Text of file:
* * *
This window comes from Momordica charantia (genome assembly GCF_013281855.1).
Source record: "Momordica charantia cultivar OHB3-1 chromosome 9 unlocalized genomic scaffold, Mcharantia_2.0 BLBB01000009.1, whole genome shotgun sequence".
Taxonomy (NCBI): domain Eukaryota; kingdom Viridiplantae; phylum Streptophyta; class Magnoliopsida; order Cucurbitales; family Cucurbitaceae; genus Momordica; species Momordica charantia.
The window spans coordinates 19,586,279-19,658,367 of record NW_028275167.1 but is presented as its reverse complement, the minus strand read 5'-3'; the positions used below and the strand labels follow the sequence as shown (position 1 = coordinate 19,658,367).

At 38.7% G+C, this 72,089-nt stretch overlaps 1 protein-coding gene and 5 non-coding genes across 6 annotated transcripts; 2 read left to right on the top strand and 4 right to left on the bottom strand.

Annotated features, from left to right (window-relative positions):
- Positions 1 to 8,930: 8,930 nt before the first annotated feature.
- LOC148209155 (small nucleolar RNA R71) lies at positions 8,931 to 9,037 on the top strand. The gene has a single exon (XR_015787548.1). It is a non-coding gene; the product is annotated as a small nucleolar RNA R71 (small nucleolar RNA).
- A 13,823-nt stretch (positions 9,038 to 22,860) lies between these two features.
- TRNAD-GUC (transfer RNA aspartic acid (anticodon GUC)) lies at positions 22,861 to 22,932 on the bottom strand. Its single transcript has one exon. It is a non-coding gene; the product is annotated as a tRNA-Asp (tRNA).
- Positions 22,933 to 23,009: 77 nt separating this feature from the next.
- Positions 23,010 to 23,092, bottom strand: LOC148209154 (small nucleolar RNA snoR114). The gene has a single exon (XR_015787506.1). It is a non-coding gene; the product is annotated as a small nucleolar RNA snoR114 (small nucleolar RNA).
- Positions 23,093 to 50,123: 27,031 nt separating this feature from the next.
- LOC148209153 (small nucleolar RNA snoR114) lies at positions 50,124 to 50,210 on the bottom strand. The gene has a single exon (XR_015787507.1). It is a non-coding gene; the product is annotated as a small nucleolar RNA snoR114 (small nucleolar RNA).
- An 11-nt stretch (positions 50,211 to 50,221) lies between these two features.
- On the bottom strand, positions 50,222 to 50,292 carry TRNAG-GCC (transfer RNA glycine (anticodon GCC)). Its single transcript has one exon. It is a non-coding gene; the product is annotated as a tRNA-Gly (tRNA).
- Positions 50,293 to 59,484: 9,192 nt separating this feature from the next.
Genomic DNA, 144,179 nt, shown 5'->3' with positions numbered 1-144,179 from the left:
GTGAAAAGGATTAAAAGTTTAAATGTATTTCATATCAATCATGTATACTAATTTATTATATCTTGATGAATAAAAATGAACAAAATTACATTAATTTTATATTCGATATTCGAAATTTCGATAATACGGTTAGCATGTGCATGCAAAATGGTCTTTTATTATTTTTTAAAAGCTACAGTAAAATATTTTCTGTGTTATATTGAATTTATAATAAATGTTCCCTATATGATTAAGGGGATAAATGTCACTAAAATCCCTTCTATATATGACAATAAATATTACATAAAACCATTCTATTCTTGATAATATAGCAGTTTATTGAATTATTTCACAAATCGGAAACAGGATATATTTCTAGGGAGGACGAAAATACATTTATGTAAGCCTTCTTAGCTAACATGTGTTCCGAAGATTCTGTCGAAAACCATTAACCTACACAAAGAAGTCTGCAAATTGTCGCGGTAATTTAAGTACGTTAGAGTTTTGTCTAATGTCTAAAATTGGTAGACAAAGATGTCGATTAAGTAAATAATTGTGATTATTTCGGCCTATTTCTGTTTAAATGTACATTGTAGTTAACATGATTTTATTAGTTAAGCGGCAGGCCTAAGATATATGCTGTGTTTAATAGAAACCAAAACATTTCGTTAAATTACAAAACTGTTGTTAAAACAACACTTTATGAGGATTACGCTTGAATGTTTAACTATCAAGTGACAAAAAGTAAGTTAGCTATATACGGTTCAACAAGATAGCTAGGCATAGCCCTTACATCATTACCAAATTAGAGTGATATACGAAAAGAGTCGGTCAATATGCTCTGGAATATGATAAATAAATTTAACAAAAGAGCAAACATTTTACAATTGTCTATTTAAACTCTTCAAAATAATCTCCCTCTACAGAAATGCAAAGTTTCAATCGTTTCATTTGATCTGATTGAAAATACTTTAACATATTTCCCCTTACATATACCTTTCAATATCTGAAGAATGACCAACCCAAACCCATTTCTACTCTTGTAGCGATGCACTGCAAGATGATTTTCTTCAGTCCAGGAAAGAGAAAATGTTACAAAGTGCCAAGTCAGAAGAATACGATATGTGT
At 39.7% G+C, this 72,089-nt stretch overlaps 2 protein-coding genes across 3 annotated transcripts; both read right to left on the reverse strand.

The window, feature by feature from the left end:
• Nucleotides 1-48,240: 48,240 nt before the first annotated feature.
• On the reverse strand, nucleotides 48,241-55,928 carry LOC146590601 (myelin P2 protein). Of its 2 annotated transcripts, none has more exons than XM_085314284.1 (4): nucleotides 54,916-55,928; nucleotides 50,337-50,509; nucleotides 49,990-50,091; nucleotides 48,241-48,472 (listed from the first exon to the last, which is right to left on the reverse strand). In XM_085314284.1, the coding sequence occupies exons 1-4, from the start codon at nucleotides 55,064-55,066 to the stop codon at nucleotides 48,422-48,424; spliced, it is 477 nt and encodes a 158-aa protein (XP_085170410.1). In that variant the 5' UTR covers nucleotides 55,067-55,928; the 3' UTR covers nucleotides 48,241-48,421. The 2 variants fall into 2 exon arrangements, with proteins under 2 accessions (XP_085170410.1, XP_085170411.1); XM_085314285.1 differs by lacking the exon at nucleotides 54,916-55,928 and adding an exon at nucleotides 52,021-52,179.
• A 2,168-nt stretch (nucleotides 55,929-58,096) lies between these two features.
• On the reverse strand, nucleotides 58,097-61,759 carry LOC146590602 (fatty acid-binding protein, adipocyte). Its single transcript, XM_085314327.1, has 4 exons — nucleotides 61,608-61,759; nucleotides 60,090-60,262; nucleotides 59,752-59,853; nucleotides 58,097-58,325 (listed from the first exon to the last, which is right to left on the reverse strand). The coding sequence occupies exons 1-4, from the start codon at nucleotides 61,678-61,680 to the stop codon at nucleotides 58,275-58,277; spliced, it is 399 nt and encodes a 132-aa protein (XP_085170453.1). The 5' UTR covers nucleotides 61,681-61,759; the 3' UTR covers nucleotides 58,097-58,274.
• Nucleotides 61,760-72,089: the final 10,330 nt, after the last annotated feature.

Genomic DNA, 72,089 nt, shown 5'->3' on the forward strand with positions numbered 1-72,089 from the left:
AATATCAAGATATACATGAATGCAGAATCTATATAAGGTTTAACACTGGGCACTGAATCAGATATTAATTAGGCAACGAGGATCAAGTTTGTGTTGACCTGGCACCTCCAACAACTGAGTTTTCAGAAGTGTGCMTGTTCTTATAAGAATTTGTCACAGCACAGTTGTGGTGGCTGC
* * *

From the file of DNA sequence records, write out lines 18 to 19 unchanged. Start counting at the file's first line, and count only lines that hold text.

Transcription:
Genomic DNA, 144,179 nt, shown 5'->3' with positions numbered 1-144,179 from the left:
GTGAAAAGGATTAAAAGTTTAAATGTATTTCATATCAATCATGTATACTAATTTATTATATCTTGATGAATAAAAATGAACAAAATTACATTAATTTTATATTCGATATTCGAAATTTCGATAATACGGTTAGCATGTGCATGCAAAATGGTCTTTTATTATTTTTTAAAAGCTACAGTAAAATATTTTCTGTGTTATATTGAATTTATAATAAATGTTCCCTATATGATTAAGGGGATAAATGTCACTAAAATCCCTTCTATATATGACAATAAATATTACATAAAACCATTCTATTCTTGATAATATAGCAGTTTATTGAATTATTTCACAAATCGGAAACAGGATATATTTCTAGGGAGGACGAAAATACATTTATGTAAGCCTTCTTAGCTAACATGTGTTCCGAAGATTCTGTCGAAAACCATTAACCTACACAAAGAAGTCTGCAAATTGTCGCGGTAATTTAAGTACGTTAGAGTTTTGTCTAATGTCTAAAATTGGTAGACAAAGATGTCGATTAAGTAAATAATTGTGATTATTTCGGCCTATTTCTGTTTAAATGTACATTGTAGTTAACATGATTTTATTAGTTAAGCGGCAGGCCTAAGATATATGCTGTGTTTAATAGAAACCAAAACATTTCGTTAAATTACAAAACTGTTGTTAAAACAACACTTTATGAGGATTACGCTTGAATGTTTAACTATCAAGTGACAAAAAGTAAGTTAGCTATATACGGTTCAACAAGATAGCTAGGCATAGCCCTTACATCATTACCAAATTAGAGTGATATACGAAAAGAGTCGGTCAATATGCTCTGGAATATGATAAATAAATTTAACAAAAGAGCAAACATTTTACAATTGTCTATTTAAACTCTTCAAAATAATCTCCCTCTACAGAAATGCAAAGTTTCAATCGTTTCATTTGATCTGATTGAAAATACTTTAACATATTTCCCCTTACATATACCTTTCAATATCTGAAGAATGACCAACCCAAACCCATTTCTACTCTTGTAGCGATGCACTGCAAGATGATTTTCTTCAGTCCAGGAAAGAGAAAATGTTACAAAGTGCCAAGTCAGAAGAATACGATATGTGT